Donald Trump has denied that almost 3,000 people died in the aftermath of Hurricane Maria in Puerto Rico, claiming that the figure contained in a study on the death toll was made up by Democrats seeking to undermine him.
"3000 people did not die in the two hurricanes that hit Puerto Rico", Trump tweeted, referring to a recent study that significantly expanded the U.S. government's initial assessment that 64 people died when Hurricane Maria battered the island last September.
"As time went by it did not go up by much", Trump wrote.
The Puerto Rico report found that an estimated 2,975 deaths could be attributed directly or indirectly to Maria from the time it struck in September 2017 to mid-February of this year.
During a news conference on Capitol Hill later Thursday morning, House Speaker Paul Ryan, Republican of Wisconsin, avoided directly criticizing Trump but said he had no reason to dispute the study's findings. I don't know. We will never know how many, how many we lost.
She says Trump's presidency is "the theater of the absurd every day".
The study concluded the initial death toll of 64 only included those killed directly by hurricanes Maria and Irma - either by drowning, flying debris or building collapse.
2:15 p.m. update: Strengthening Florence causing rip currents, swells
If you're looking to track the storm's path and stay updated as it approaches the coast, we've rounded up a few resources below. In this September 28, 2017 photo, destroyed communities are seen in the aftermath of Hurricane Maria in Toa Alta, Puerto Rico.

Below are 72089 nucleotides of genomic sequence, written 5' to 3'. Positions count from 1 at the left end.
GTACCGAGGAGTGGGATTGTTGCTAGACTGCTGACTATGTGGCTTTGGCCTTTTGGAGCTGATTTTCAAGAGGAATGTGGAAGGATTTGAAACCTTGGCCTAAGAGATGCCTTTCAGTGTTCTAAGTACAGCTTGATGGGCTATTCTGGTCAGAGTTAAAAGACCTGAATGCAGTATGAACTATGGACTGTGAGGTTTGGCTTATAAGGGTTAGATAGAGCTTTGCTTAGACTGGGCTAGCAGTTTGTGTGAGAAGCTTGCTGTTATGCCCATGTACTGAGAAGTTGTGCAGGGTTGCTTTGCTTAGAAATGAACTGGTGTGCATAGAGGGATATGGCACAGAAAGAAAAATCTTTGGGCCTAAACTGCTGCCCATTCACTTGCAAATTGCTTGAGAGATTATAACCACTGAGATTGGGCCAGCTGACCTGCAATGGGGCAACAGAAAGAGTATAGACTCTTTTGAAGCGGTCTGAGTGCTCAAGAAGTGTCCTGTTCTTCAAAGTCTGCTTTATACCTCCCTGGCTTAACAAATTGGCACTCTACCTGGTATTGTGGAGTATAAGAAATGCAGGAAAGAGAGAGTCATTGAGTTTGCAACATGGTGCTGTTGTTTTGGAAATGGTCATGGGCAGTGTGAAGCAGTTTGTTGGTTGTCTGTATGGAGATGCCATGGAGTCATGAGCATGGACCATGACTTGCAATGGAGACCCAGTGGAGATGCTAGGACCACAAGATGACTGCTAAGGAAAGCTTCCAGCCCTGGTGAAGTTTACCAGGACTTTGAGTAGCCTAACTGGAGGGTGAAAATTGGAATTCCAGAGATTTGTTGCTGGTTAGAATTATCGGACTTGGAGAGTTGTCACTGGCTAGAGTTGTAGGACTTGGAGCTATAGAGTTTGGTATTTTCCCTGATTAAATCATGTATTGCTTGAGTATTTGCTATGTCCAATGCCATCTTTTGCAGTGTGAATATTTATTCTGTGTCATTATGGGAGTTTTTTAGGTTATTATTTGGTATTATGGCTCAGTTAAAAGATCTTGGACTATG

A FEMA administrator said the bottles, pictured on pallet after pallet on a Puerto Rican runway and covered in blue plastic, were deemed surplus. The one thing for sure, the Red Sox helped, [so did] the Cubs, the Pirates, the Houston Astros, there's a lot of people in the States that are still helping us.
Puerto Rico Governor Ricardo Rosello said in a statement this week that Maria was "the worst natural disaster in our modern history". Trump argued without evidence that the number was wrong and falsely called it a plot by Democrats to make him "look as bad as possible". While Cora acknowledged the government helped Puerto Rico, he questioned whether it did enough.
San Juan Mayor Carmen Yulín Cruz, a vocal Trump critic, slammed the President's tweet on Thursday, calling them "delusional, paranoid, and unhinged from any sense of reality".
Trump reignited the controversy around the USA government's management of the disaster when he said Tuesday it was an "incredible, unsung success".
The president raised eyebrows Tuesday when he touted the response efforts in a meeting to go over preparations for the potentially devastating Hurricane Florence inching toward the Carolinas. Some Puerto Ricans are still without power.
Cora said Trump's words were "disrespectful" to his home. "Before, during, and after the two massive hurricanes, the President directed the entire Administration to provide unprecedented support to Puerto Rico".
A Harvard University study in May said at least 4,645 died. "I said it and I'll say it again".
Even a few of Mr Trump's fellow Republicans have spoken out against him.